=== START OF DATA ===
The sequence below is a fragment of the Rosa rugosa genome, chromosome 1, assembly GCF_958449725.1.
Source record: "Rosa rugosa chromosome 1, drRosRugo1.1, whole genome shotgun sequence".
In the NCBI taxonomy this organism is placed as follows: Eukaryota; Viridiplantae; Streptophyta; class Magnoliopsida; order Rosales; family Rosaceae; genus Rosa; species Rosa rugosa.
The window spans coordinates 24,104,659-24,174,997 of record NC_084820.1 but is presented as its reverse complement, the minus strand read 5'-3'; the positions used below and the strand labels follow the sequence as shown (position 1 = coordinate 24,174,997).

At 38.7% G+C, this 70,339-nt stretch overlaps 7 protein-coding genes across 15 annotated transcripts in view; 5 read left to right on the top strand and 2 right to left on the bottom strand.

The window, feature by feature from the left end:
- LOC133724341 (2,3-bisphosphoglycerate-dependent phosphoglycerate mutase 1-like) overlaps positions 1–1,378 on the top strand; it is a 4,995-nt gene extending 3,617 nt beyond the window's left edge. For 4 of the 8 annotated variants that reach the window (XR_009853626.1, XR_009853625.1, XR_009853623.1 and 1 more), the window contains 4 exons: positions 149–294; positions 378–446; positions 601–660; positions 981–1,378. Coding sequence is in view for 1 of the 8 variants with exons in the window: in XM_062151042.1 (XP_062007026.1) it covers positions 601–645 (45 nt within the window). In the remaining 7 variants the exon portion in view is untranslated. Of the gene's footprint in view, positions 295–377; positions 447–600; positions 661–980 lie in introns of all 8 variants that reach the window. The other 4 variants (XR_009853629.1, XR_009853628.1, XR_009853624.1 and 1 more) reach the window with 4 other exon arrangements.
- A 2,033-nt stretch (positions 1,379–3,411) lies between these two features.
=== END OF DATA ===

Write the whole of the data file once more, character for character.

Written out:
The sequence below is a fragment of the Rosa rugosa genome, chromosome 1, assembly GCF_958449725.1.
Source record: "Rosa rugosa chromosome 1, drRosRugo1.1, whole genome shotgun sequence".
In the NCBI taxonomy this organism is placed as follows: Eukaryota; Viridiplantae; Streptophyta; class Magnoliopsida; order Rosales; family Rosaceae; genus Rosa; species Rosa rugosa.
The window spans coordinates 24,104,659-24,174,997 of record NC_084820.1 but is presented as its reverse complement, the minus strand read 5'-3'; the positions used below and the strand labels follow the sequence as shown (position 1 = coordinate 24,174,997).

At 38.7% G+C, this 70,339-nt stretch overlaps 7 protein-coding genes across 15 annotated transcripts in view; 5 read left to right on the top strand and 2 right to left on the bottom strand.

The window, feature by feature from the left end:
- LOC133724341 (2,3-bisphosphoglycerate-dependent phosphoglycerate mutase 1-like) overlaps positions 1–1,378 on the top strand; it is a 4,995-nt gene extending 3,617 nt beyond the window's left edge. For 4 of the 8 annotated variants that reach the window (XR_009853626.1, XR_009853625.1, XR_009853623.1 and 1 more), the window contains 4 exons: positions 149–294; positions 378–446; positions 601–660; positions 981–1,378. Coding sequence is in view for 1 of the 8 variants with exons in the window: in XM_062151042.1 (XP_062007026.1) it covers positions 601–645 (45 nt within the window). In the remaining 7 variants the exon portion in view is untranslated. Of the gene's footprint in view, positions 295–377; positions 447–600; positions 661–980 lie in introns of all 8 variants that reach the window. The other 4 variants (XR_009853629.1, XR_009853628.1, XR_009853624.1 and 1 more) reach the window with 4 other exon arrangements.
- A 2,033-nt stretch (positions 1,379–3,411) lies between these two features.